My father was always conservative. Although never a registered Republican — he preferred to see himself as an Independent — his views were decidedly to the right. For my part, I too saw myself as independent but took the opposite road politically, becoming what he would call “a liberal.” Consequently, we rarely saw eye to eye about political matters, although it never came to blows.
But somewhere in the early 21st century, my dad retired from his job and began to have more time on his hands. Having moved to rural Rhode Island and having no friends in the area or work to keep him occupied, he acquired the unfortunate habit of listening to talk radio. Rush Limbaugh was his favorite show. As a frequent visitor to the new family homestead, I became the target of his right-wing ire. After all, it’s no fun being angry if you have no one to attack over it.
For the next several years, here’s how it went: I would go down to visit on the bus or train or whatever conveyance I could find. Dad would pick me up at the station and then we would fight. He would raise some “bleeding heart liberal” viewpoint he’d heard on Rush Limbaugh and then he would accuse me of holding that view. Sometimes, I was guilty as charged, other times not. But it didn’t matter. He would go after me hammer and tongs, getting so mad that he would pound the steering wheel in his fury, leading me to fear for my life, and not just because of our political differences. Dad, I would cry, watch the road! But of course I would argue back, because that’s what people do, right? When we disagree, we argue with our opponent.
Then one day, tired of the sturm and drang, I decided to try a different approach. I decided to talk about common ground — the things we agreed on, rather than the things upon which we disagreed. I started to list them. We both love nature, art and literature, music and musical theater. Neither one of us favor unnecessary wars, high taxes on the middle class, greedy rich people, and smarmy pseudo-intellectuals telling us what to think. In short, I argued, we have more in common than we have differences.
Here is the amazing part: after that day, my father stopped turning me into a liberal punching bag. We continued to spar as we had all my life, but we never fought about it. We would sometimes agree to disagree, which is often the only avenue open when political and philosophical differences exist. And to my immense surprise, the milder side of my father’s nature emerged and he began to express views that while neither right nor left per se, were very much different from those he’d expressed previously. The hard line softened, and I loved him for it.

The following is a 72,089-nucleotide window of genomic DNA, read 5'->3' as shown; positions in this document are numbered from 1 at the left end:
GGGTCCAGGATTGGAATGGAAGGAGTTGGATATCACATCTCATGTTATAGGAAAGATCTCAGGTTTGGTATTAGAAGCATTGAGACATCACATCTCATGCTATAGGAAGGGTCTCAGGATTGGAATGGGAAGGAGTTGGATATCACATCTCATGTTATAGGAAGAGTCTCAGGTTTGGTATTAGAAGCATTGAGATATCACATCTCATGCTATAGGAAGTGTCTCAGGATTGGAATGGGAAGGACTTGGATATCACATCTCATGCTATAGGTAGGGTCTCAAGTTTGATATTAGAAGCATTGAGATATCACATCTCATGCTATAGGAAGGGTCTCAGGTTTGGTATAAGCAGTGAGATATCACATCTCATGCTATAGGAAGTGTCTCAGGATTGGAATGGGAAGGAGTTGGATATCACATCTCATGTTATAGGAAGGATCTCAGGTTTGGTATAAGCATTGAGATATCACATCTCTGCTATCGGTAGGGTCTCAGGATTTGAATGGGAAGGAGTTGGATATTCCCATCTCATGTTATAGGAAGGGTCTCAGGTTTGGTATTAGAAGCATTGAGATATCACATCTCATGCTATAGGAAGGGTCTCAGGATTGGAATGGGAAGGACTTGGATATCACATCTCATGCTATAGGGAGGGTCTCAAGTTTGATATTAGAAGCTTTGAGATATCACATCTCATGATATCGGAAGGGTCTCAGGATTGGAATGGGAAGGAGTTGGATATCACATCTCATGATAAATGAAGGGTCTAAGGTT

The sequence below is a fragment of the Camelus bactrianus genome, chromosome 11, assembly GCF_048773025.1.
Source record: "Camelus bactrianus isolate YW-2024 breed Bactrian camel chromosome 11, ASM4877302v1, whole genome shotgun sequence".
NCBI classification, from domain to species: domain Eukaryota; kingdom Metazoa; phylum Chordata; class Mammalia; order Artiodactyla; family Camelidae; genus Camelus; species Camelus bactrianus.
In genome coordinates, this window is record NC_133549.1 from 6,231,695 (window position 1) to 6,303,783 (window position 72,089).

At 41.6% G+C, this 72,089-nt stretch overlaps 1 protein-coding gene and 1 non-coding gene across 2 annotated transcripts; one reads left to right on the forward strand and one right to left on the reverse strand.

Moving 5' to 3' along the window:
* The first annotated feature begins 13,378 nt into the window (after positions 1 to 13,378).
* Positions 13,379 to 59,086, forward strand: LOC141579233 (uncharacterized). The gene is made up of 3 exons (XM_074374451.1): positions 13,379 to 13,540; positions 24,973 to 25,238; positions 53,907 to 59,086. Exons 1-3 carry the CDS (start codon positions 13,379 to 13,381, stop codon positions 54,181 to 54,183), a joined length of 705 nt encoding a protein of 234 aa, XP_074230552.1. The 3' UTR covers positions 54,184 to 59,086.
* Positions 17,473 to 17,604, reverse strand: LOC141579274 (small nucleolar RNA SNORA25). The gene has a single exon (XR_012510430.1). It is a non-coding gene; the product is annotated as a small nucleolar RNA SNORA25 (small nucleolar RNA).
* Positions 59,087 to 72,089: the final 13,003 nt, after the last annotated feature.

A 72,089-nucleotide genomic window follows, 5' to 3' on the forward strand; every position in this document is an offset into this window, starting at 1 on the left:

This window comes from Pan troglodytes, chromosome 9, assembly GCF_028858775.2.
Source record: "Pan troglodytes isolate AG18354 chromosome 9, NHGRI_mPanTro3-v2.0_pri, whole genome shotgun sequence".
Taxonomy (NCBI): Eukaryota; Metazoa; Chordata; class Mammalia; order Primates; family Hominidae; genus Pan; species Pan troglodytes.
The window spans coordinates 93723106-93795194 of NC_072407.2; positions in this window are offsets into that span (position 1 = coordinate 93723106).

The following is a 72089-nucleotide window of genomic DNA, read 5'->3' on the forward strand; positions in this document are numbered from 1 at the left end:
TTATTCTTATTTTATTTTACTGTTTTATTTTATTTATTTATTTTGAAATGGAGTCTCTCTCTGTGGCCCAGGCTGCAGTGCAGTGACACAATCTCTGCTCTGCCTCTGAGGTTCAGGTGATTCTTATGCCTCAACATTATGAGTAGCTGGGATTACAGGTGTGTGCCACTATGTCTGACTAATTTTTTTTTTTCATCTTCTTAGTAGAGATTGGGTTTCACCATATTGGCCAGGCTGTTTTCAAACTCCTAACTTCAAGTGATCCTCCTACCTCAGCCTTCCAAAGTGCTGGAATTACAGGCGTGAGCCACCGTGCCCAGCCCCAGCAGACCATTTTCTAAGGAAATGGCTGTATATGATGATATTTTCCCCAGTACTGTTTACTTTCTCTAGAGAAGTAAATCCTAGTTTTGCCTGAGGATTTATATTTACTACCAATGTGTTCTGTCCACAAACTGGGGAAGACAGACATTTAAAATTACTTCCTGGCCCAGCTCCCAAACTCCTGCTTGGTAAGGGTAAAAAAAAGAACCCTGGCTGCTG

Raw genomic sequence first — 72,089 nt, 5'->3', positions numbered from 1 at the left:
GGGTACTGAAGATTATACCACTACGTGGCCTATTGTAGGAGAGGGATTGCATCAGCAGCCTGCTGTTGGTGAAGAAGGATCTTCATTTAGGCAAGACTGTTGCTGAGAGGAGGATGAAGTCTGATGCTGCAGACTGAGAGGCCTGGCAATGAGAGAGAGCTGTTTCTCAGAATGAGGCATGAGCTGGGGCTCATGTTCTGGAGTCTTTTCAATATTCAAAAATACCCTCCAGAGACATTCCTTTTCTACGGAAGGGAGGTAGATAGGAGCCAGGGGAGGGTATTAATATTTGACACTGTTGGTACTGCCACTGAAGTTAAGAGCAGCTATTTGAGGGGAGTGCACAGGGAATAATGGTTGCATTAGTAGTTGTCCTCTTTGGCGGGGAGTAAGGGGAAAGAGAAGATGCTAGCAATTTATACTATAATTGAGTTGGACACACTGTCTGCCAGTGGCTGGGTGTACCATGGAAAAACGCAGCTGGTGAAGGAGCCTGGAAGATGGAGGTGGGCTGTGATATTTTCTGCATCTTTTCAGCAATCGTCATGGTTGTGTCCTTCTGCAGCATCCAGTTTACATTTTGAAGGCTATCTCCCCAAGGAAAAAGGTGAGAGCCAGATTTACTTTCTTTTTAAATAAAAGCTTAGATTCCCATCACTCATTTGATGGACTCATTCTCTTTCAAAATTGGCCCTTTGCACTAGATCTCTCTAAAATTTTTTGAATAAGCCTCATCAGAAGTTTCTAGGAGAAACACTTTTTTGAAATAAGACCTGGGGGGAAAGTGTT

Now it’s one thing to mend fences with your family, because presumably you love them, and people tend to be more willing to look for common ground with people they love. But I’ve found that this approach also works with people outside the family circle.
A decade or so ago, I risked my credibility with my leftist friends by developing a friendly relationship with a local gentleman whose conservative views were somewhat legendary among progressives in town. He shall remain nameless since you may know him, but I found that despite my own reputation in local circles as a radical lefty, I was able to get along with him by emphasizing our commonalities rather than our differences. We both liked the same tv show, for instance. We both loved plants and gardening. We could even discuss issues we disagreed on without rancor, as long as we kept our tone “civil” and allowed the other to express their own views without jumping all over them. Here again, the willingness to agree to disagree came in handy.
In a nation radically divided by partisan differences and mutual hatred, I see no way to heal that divide with more division and hatred. We need to see our commonalities, as my father and I were ultimately able to do. We need to learn how to discuss contested issues without emotion, as my local conservative friend and I were also able to do. In short, we need to be able to acknowledge our common humanity, because without that, we are lost in a sea of unproductive words that only serve to increase our problems, rather than solve them.
For many of us, befriending the enemy is very difficult to do or even to attempt. But consider this: if your enemy becomes your friend, you have a much better chance of convincing them to help (or at least not hinder) when the chips are down.
Perhaps ours is a hopeless situation, but with so many things at the breaking point, from climate and class to war and peace, it seems obvious that we need to find common ground and fast. Achieving this is a valuable skill, and one that anyone can learn if only we put our minds to it. As our potentially dark future unfolds, we can no longer afford the luxury of being right, regardless of cost. A pyrrhic victory serves no one. Common ground serves us all.